The bizarre town of Phobos is a joy to explore, with many places to go and quirky residents to meet. The shadowy cult members are apparently fans of cooking, proclaiming “The souffle will rise again.” Donning a saucepan will protect Mars from aliens, allowing him to enjoy the sights of the extraterrestrial-infested Lunar festival. The game features a full day and night cycle, with shops opening and closing at different times and each character following their own schedule. The world is presented with simple but colourful pixel graphics, reminiscent of the similarly strange neighbourhood setting of Earthbound.

Complimenting the unsettling atmosphere of the town is the astounding sound track: a discordant experimental blend of chiptunes and crunchy EDM sampling. The music is confronting in all the right ways, and perfectly creates a sense of unease as Mars explores the town.

Mars Underground has thoughtfully taken into consideration the frustrating aspects of the old-school adventure game, and streamlined out all unnecessary actions. A button press shows all examinable areas in a screen, and items can only be used when applicable to the current situation, cutting out the busy work of trying to use every item on every person when stuck. Benches are placed amply around the town, which can be used to advance time when needed, and befriending the sentient toilets with a thorough cleaning creates a handy quick-travel system. While the puzzles do get complicated—the chain of events required to steal Mum’s car, for example, is rather involved—they always make sense within the game’s world. Hints for finding anomalies can be obtained from the fortuneteller for a gentle push in the right direction.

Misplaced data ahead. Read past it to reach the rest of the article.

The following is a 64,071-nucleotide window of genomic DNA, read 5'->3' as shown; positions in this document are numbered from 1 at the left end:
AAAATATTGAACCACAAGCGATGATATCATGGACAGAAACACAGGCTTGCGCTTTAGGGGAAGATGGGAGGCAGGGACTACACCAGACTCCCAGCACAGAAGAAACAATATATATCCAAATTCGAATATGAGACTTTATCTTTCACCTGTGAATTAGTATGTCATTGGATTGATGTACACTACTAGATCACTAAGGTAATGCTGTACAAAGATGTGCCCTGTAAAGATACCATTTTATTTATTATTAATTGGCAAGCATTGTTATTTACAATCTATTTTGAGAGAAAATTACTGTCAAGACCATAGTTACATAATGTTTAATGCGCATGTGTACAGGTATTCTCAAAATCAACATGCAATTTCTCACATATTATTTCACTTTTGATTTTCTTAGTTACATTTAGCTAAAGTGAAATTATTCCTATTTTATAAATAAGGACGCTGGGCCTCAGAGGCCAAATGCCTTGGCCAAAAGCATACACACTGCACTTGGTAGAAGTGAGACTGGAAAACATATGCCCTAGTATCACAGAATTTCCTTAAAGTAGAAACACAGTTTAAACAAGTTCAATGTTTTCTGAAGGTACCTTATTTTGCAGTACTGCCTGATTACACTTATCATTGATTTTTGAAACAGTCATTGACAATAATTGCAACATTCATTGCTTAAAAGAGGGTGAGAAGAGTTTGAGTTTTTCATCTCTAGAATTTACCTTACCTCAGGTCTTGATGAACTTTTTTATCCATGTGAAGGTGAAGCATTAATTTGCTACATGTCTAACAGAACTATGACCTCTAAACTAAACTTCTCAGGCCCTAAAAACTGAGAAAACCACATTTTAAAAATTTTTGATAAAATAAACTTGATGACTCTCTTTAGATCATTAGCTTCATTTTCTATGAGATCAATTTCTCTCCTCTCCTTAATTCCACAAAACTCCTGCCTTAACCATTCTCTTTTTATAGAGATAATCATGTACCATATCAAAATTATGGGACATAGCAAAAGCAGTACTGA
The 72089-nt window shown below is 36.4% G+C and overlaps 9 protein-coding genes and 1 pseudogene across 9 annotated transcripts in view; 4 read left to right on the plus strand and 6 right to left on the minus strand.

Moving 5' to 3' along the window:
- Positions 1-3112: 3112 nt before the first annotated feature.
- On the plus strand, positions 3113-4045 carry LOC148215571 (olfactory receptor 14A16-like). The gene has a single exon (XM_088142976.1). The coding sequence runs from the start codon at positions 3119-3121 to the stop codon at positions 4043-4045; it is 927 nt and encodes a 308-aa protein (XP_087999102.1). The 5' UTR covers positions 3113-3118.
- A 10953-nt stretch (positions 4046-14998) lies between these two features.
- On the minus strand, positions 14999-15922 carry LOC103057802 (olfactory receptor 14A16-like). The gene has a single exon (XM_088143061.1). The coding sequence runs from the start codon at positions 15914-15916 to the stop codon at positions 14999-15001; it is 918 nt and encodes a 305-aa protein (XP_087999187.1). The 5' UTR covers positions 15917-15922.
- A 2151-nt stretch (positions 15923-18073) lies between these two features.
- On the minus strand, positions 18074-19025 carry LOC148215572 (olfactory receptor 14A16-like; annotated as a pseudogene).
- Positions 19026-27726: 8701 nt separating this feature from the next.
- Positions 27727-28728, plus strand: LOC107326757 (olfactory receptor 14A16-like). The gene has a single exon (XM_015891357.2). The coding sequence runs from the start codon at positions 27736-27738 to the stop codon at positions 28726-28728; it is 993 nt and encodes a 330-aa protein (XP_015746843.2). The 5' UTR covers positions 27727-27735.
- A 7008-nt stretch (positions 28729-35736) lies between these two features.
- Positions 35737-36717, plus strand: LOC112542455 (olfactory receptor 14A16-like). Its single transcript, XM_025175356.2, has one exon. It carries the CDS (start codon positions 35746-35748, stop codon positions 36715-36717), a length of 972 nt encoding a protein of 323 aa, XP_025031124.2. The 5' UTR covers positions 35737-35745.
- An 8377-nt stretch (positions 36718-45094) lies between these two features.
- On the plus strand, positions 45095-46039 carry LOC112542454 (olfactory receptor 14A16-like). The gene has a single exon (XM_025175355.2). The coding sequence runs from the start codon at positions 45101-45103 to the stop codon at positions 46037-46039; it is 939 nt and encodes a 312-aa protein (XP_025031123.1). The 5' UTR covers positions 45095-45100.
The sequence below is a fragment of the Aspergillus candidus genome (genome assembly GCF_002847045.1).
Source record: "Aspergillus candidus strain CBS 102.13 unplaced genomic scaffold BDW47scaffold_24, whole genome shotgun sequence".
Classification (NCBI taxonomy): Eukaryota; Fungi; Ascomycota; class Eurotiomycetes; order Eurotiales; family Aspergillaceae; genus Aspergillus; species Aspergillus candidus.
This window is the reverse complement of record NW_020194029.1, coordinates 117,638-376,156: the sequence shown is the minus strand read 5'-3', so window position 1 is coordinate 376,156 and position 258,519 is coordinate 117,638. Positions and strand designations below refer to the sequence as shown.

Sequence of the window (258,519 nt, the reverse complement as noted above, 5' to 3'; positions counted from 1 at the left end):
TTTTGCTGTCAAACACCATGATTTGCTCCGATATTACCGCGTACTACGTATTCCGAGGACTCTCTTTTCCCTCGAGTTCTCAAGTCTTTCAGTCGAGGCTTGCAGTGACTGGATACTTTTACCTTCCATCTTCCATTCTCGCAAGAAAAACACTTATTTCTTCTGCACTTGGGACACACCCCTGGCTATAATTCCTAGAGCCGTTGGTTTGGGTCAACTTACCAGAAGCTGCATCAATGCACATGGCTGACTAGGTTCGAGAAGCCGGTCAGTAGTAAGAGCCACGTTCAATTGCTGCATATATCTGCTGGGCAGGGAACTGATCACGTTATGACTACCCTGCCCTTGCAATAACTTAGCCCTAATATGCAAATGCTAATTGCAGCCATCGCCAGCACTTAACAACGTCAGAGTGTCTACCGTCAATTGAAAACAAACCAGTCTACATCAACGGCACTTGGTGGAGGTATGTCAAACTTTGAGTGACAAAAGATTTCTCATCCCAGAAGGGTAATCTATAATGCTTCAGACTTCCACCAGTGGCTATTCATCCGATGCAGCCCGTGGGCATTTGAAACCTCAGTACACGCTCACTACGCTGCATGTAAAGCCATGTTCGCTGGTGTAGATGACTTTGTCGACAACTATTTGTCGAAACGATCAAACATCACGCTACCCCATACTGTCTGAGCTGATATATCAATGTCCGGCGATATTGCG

With such a focus on narrative, Mars Underground‘s lack of a clear conclusion is a disappointment. Each anomaly uncovered hints at a possible reason for the time-looping events, but at the end of the six-hour experience, the player is left with more questions than answers. Perhaps more information is hidden away somewhere in the extensive game world to aid in uncovering what was going on, but as it stands the true nature of the time travel mystery will remain unsolved for many players. An over-use of deliberate crashes to desktop during the ending sequence compounds the issue, so determining whether the game is truly over becomes difficult. While over-explanation is often a problem with these types of stories, leaning too far in the other direction results in a mysterious but unsatisfying ending.

A few small interface issues could also use some attention. When saving and exiting the game, reloading the save will jump straight to a fresh day in the time loop, rather than returning the player to the precise time and place they saved. With items and knowledge retained between days, only a little progress is lost, but this feature is annoying all the same. The quick-travel bathroom at the school would also benefit from being more conspicuously placed; many unnecessary lessons could have been skipped if it was easier to spot.

The strengths of Mars Underground, however, far out outweigh its weaknesses. Far from a fumbling first attempt at game design, this point-and-click adventure without the pointing and clicking features masterful puzzle design, beautiful presentation, and a cast of colourful characters. Mars Underground is simply a joy to play.

OnlySP Review Score 4 Distinction

Reviewed on PC.